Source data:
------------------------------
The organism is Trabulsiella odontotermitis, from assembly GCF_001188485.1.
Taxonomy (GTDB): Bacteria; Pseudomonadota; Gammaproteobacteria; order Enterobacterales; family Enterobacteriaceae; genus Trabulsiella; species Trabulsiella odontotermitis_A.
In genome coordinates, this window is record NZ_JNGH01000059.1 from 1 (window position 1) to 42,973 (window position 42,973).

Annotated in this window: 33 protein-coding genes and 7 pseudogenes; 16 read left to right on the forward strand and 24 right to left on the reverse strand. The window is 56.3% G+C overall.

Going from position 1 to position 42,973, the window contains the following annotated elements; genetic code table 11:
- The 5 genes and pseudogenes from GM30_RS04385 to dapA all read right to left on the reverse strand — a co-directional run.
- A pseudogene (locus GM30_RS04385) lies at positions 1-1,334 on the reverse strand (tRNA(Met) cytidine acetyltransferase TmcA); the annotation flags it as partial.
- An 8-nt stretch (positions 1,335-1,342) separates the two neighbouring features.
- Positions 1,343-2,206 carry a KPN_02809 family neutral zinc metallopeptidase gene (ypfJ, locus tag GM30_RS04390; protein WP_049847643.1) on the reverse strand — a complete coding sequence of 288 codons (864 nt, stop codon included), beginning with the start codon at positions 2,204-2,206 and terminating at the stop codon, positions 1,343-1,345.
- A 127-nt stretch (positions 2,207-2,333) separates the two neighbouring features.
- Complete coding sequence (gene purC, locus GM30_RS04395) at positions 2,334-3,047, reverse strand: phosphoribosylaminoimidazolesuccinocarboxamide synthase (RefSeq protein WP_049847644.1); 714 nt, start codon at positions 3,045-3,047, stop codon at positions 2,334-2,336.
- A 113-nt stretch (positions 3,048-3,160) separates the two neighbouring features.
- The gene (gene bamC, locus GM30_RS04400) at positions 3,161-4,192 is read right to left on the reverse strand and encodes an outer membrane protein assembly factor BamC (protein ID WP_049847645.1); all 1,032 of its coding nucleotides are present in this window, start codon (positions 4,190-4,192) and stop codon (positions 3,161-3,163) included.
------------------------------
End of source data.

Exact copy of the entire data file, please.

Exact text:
The organism is Trabulsiella odontotermitis, from assembly GCF_001188485.1.
Taxonomy (GTDB): Bacteria; Pseudomonadota; Gammaproteobacteria; order Enterobacterales; family Enterobacteriaceae; genus Trabulsiella; species Trabulsiella odontotermitis_A.
In genome coordinates, this window is record NZ_JNGH01000059.1 from 1 (window position 1) to 42,973 (window position 42,973).

Annotated in this window: 33 protein-coding genes and 7 pseudogenes; 16 read left to right on the forward strand and 24 right to left on the reverse strand. The window is 56.3% G+C overall.

Going from position 1 to position 42,973, the window contains the following annotated elements; genetic code table 11:
- The 5 genes and pseudogenes from GM30_RS04385 to dapA all read right to left on the reverse strand — a co-directional run.
- A pseudogene (locus GM30_RS04385) lies at positions 1-1,334 on the reverse strand (tRNA(Met) cytidine acetyltransferase TmcA); the annotation flags it as partial.
- An 8-nt stretch (positions 1,335-1,342) separates the two neighbouring features.
- Positions 1,343-2,206 carry a KPN_02809 family neutral zinc metallopeptidase gene (ypfJ, locus tag GM30_RS04390; protein WP_049847643.1) on the reverse strand — a complete coding sequence of 288 codons (864 nt, stop codon included), beginning with the start codon at positions 2,204-2,206 and terminating at the stop codon, positions 1,343-1,345.
- A 127-nt stretch (positions 2,207-2,333) separates the two neighbouring features.
- Complete coding sequence (gene purC, locus GM30_RS04395) at positions 2,334-3,047, reverse strand: phosphoribosylaminoimidazolesuccinocarboxamide synthase (RefSeq protein WP_049847644.1); 714 nt, start codon at positions 3,045-3,047, stop codon at positions 2,334-2,336.
- A 113-nt stretch (positions 3,048-3,160) separates the two neighbouring features.
- The gene (gene bamC, locus GM30_RS04400) at positions 3,161-4,192 is read right to left on the reverse strand and encodes an outer membrane protein assembly factor BamC (protein ID WP_049847645.1); all 1,032 of its coding nucleotides are present in this window, start codon (positions 4,190-4,192) and stop codon (positions 3,161-3,163) included.